LeBron James caught the pass with one foot beyond the 3-point arc and his momentum carrying him away from the basket. His back foot was roughly 24 feet from the basket, or about eight yards. James navigated the entire distance from catch to layup in less than 2.2 seconds.
Paul George took a bad angle. Sam Young was late rotating over. Roy Hibbert was on the bench shaking his head mournfully. Blah, blah, blah. LeBron James moved eight yards in less than 2.2 seconds with one power dribble and finished with his off hand.
We dissect and analyze everything with precision these days. We have video clips, pictures and gifs at our disposal mere seconds after something happens. Our statistics are more refined and precise. All of that is fascinating and the breakdowns delivered this morning were thorough and complete in a way that seemed inconceivable even two years ago. (Mike Prada's is excellent and well worth your time.)
But we risk losing something in all that data. We risk losing touch with greatness, true greatness of the kind that allows a 275-pound human to move eight yards in less than 2.2 seconds with the fate of an incredibly important basketball game hanging in the balance.
Up until now, we remembered the indelible moments and left the nitty-gritty process to the grainy YouTube videos of history. Larry Bird stole a pass. Magic Johnson made a running sky hook. Michael Jordan left a trail of dead bodies and shattered dreams with every game-winning jump shot.
Never mind that Isiah Thomas made an incredibly poor decision or that the Lakers forced Kevin McHale to switch on to Magic. (God, 1987 was incredible.) Bird and Magic and Jordan made amazing plays that affirmed their place in history and passed into legend.
All of which is to say that on the morning after making one of the great plays of his career, one that will be a part of any career highlight package and retrospective, LeBron James is getting shortchanged.
Steve Mitchell-USA TODAY Sports
These playoffs have been something less than satisfying. Injuries have decimated the competition, from Derrick Rose to Rajon Rondo and Russell Westbrook. We had one seven-game series that was devoid of meaningful drama. Thank goodness for the Warriors, but outside of Stephen Curry's majestic shooting, this has been a long, slow trek toward an inevitable conclusion.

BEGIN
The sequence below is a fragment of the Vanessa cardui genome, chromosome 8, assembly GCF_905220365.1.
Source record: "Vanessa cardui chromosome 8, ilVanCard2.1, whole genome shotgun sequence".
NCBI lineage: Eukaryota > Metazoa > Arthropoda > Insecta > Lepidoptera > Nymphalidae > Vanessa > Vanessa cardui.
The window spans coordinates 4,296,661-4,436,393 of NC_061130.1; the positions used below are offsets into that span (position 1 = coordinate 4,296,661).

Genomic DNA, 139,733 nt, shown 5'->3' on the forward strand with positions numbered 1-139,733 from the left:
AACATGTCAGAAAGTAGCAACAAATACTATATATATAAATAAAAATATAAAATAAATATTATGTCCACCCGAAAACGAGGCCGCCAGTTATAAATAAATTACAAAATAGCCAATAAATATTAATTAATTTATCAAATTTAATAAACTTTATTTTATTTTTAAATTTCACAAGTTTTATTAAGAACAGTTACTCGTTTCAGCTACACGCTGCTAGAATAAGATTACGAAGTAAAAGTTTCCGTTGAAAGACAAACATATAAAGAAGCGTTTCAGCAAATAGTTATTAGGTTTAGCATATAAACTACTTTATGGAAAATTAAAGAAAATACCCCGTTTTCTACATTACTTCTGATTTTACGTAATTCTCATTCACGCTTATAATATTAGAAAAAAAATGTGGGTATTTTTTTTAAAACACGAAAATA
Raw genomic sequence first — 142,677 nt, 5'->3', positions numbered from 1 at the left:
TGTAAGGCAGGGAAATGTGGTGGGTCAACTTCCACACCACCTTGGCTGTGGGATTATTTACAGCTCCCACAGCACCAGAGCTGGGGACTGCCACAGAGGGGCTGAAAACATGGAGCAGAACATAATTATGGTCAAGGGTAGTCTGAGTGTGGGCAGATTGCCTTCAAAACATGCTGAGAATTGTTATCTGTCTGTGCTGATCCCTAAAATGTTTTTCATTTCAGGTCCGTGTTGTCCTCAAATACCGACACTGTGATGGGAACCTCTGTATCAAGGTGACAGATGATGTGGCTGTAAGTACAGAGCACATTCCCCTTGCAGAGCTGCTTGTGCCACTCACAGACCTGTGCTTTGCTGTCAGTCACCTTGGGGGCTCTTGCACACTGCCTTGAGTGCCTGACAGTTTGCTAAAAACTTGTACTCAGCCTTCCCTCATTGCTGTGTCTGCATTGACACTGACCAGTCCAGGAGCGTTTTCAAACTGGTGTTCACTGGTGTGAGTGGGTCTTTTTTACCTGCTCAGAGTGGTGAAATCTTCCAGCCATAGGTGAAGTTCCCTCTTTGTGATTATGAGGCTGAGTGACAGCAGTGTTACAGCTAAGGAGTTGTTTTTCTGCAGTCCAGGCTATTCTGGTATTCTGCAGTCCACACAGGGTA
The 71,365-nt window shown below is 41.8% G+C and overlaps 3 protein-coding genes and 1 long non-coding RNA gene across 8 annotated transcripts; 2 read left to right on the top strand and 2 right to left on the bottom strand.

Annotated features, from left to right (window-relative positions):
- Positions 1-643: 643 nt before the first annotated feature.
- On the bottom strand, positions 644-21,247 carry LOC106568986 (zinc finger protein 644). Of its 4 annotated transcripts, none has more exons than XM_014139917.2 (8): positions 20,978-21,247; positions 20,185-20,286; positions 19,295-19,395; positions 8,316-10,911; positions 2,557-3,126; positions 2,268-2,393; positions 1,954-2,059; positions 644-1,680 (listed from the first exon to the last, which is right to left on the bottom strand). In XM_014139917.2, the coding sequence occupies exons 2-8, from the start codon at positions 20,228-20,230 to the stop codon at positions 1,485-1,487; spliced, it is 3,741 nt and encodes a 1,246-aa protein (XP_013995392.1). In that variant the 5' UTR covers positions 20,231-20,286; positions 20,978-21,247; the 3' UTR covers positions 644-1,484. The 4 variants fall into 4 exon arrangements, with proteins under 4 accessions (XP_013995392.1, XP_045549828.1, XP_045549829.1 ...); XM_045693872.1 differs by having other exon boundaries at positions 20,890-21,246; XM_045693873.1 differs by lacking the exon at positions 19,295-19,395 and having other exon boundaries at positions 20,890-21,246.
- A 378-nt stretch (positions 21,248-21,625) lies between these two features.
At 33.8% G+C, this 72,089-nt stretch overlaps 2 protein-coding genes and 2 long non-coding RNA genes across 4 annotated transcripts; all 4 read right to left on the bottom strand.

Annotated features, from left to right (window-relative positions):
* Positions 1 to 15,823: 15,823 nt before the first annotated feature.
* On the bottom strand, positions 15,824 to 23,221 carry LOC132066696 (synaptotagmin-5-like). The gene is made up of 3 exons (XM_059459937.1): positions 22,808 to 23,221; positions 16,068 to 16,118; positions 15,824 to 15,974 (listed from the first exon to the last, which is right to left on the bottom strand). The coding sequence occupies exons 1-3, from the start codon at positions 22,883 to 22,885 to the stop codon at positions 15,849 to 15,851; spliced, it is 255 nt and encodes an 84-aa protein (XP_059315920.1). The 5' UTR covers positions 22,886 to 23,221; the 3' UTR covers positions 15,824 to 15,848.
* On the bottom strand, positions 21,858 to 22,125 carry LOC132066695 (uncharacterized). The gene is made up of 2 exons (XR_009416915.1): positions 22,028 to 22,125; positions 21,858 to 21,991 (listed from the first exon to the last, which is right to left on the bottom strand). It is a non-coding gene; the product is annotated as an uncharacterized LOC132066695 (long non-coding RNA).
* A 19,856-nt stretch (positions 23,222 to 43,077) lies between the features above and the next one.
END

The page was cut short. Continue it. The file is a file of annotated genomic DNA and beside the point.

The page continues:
It's not that the Heat are so much better than everyone else. There's a lingering feeling of vulnerability in their inability to control the boards and in Dwyane Wade's tricky knee. But they have LeBron, and there is simply no one in his universe right now as a basketball player.
James started Game 1 by burying four of his first five shots. Three of them were on jumpers, and they were not of the kind that come from ball reversal and open looks. They were soul-crushing in-your-face shots that say, y'all may as well go home because there's nothing you can do about this.
LeBron was content to lay back a bit after his hot start. Part of that was some early foul trouble and part of that was the Pacers defense. But really, it was the kind of decision that James makes often.
He is not a 24/7 seek-and-destroy player like Jordan, which plays directly into his detractors' warped fallacies of his game. Instead, James seems to glide through periods of action, willing to set up teammates, grind it out on defense and allow the flow to come back to him. What his critics fail to realize is this is all by design and that at no point did the game get away from him.
What has separated him this season is a keener understanding of when to turn back into the most feared player on the planet. He did so in the third quarter, erasing a hard-fought Indiana advantage with a smooth 9-3-2 line that also featured a pair of momentum-turning blocks, including one on Roy Hibbert that only served as a secondary highlight.
The fourth quarter was a maelstrom of plot twists. Let's give credit to the Pacers, who will fight his thing out through the end. They are a young team coming to terms with their place in the league. Say what you will about their overall talent level, but they seem to have very short memories and no fear.
David West is a problem for Miami and so is Hibbert. Mercurial doesn't even begin to describe Lance Stephenson, who may throw up a wide-open airball or knock down a contested three. The Pacers are conventional yet unpredictable, which makes them dangerous. As if to encapsulate the whole Indiana experience, Paul George passed to a teammate who wasn't in the game the moment before he made a game-tying 30-footer.
For all the analysis, there was also the unexplainable. If Ray Allen makes both his free throws in regulation, neither George's epic shot nor LeBron's layup are ever recorded. It was a reminder that you can do everything right and the game is still left to the fates.
In the overtime, James made not just one, but two driving layups into the teeth of the Pacer defense. Hibbert was out of the game on both plays, a decision Indiana coach Frank Vogel will have to justify over and over again until Friday's Game 2. However the plays developed, they still needed to be made and LeBron made them.
He finished with 30 points, 10 rebounds and 10 assists, and it's a measure of his greatness that we've become numb to that kind of stat line. Per Elias, only one other player in playoff history had a 30-10-10 line with three blocks: Ralph Sampson in 1986.
Yet again, LeBron did something few of us have ever seen before and he made it look frighteningly effortless at times. It's not, of course, and that's where he gets taken for granted.
You can parse this any way you want and dissect it a dozen different ways, but none of it changes the reality that LeBron James is inevitable. We do history a disservice by failing to recognize the moment for what it truly is.
More from SB Nation: